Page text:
I am old enough to remember when we basically had 2 and only two choices in fishing line–monofilament and braided dacron (By the way, I still use some old braided dacron, and it is a great line for some fishing situations). We used to think we had hit the jackpot when we could walk into Gibson’s and find a huge spool of 8-pound test monofilament for 99 cents. As I got older and wiser I discovered that there were much better quality monofilaments that cost more, but were well worth it. When Stren came out with the fluorescent blue, yellow or orange monofilament lines, well, all the cool anglers were using that stuff. I still am.
Nowadays we have a lot of fishing line options, and thankfully there are a lot of quality lines on the market. However, all the choices can be confusing. Again I will tell you that all the different baits and lures, rods and reels, AND fishing lines are simply different tools for different jobs. The different lines have different qualities and excel in different fishing situations. To make sense of it all, here is a little video we put together a few years ago:
Last week I found some additional information on the internet that further explains the differences in the types of fishing line on the market and will help if you are trying to decide what is best. Check out these:
What line do I use? All of them!
I still use a lot of monofilament line for a variety of fishing situations. I believe a high-quality monofilament is still a good line for a lot of uses, it can be an “all around” line for many fishing situations. However, I prefer my monofilament to have less stretch and less flexibility than what many folks prefer.
In recent years I have been using the no-stretch “superlines” for more and more fishing situations. The “superlines” are relatively new options as fishing lines and the various products on the market are made in a variety of slightly different ways. They have all been generically called “superlines” because they use some type of Dyneema fiber, the same stuff used in making bullet-proof vests. Those lines are extremely thin for their break strength and the fact that they have no stretch or almost no stretch makes them great tools for many fishing situations. I use them for casting and trolling crankbaits and swimbaits, some jig-fishing situations, and for vertically jigging especially in deep water. Just keep in mind that if you use “superline”, you might have to compensate for its lack of stretch by using a softer rod and being careful when playing fish so you do not rip the hooks right out of their mouths.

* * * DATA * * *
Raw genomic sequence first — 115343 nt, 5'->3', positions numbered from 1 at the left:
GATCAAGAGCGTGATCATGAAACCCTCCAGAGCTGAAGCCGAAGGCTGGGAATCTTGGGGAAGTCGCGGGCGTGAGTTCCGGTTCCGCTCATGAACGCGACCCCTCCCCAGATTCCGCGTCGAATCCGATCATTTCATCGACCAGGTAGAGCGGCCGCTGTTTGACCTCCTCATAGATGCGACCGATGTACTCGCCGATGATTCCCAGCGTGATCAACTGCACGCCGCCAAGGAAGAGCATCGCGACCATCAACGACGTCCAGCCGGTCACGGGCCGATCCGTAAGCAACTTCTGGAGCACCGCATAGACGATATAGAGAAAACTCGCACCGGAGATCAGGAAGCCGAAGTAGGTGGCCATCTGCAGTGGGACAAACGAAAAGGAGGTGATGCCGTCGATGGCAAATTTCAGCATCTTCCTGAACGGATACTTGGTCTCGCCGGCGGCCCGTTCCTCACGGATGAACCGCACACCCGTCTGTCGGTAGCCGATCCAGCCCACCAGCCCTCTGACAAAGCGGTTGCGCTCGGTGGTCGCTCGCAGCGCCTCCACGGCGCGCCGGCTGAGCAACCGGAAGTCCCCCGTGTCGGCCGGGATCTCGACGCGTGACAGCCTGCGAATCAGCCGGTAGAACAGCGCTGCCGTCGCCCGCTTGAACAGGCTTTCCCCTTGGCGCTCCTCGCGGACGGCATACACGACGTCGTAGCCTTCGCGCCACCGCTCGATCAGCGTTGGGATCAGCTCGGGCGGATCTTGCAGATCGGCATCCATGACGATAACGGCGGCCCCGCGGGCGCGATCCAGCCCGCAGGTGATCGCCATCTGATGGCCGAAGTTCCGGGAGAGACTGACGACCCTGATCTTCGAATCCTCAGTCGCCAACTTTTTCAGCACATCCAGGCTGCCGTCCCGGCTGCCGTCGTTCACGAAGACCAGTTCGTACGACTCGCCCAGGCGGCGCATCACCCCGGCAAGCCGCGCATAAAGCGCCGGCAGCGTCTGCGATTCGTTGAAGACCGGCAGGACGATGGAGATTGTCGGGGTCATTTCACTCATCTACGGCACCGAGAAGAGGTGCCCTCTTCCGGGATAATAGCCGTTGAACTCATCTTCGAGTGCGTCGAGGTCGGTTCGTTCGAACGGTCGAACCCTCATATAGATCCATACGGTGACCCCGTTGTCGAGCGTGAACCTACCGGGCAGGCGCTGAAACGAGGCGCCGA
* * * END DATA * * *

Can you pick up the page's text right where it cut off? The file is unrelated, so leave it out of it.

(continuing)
Lastly, I use some fluorocarbon too. Fluorocarbon lines have a refractive index the same or close to that of water. In other words, they refract light the same as water and therefore are relatively invisible in the water. Fluorocarbon is also abrasion resistant. I use some fluorocarbon in clear water situations and I use it as a leader in many fishing situations.
A person will pay more for the “superlines” and perhaps for the fluorocarbons. One thing to keep in mind about that is that the “superlines” last a long, long time and do not need to be changed as often as monofilaments or fluorocarbons. Mono- and fluorocarbon lines deteriorate with time and use and should be changed frequently. On some of my most-used rods and reels, I will change monofilament line several times in an open-water season, maybe up to a half-dozen times depending on use. I will not change fluorocarbon lines as frequently as monofilaments, but depending on the amount of use, fluorocarbons get changed when needed.
I will buy monofilament line in the strength and brands I like in the big, bulk spools, the 3,000 yard spools. That line will keep just fine as long as you store it someplace cool and out of the sun. I do NOT re-fill the entire spool with monofilament line when it is time to replace it. A person only uses the last 100, maybe 200 feet of line on a reel for most fishing situations, so I fill most of a reel spool with line and then when I change line I replace only the last 200 feet. I splice that new line onto the filler line already on the reel spool with back-to-back Uni-knots. Here is some more basic information on spooling new line onto a reel:
Quality line does make a difference and will result in more and bigger fish. Do not cut corners and do not assume that one line is best for all fishing situations. Do some experimenting and as you learn new techniques you will find a need to use a variety of fishing lines. Choosing the best lines may be a lot more complicated than the days when there were only a handful of choices, but then again, the variety available to anglers now can make you much more successful!